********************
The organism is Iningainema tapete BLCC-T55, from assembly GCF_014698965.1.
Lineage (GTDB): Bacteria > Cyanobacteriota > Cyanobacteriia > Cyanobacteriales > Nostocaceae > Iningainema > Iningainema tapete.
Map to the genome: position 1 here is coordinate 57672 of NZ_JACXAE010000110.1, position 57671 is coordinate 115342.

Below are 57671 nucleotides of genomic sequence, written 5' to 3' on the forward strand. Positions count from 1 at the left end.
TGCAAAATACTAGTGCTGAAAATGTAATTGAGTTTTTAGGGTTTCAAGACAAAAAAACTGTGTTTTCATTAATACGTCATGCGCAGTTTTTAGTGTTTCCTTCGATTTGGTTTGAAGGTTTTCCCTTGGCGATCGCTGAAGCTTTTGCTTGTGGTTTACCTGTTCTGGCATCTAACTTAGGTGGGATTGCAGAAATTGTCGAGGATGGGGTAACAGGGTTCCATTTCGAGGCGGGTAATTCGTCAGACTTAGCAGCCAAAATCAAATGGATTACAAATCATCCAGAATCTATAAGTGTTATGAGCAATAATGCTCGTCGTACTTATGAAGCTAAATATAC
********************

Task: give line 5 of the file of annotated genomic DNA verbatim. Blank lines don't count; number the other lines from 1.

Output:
TGCAAAATACTAGTGCTGAAAATGTAATTGAGTTTTTAGGGTTTCAAGACAAAAAAACTGTGTTTTCATTAATACGTCATGCGCAGTTTTTAGTGTTTCCTTCGATTTGGTTTGAAGGTTTTCCCTTGGCGATCGCTGAAGCTTTTGCTTGTGGTTTACCTGTTCTGGCATCTAACTTAGGTGGGATTGCAGAAATTGTCGAGGATGGGGTAACAGGGTTCCATTTCGAGGCGGGTAATTCGTCAGACTTAGCAGCCAAAATCAAATGGATTACAAATCATCCAGAATCTATAAGTGTTATGAGCAATAATGCTCGTCGTACTTATGAAGCTAAATATAC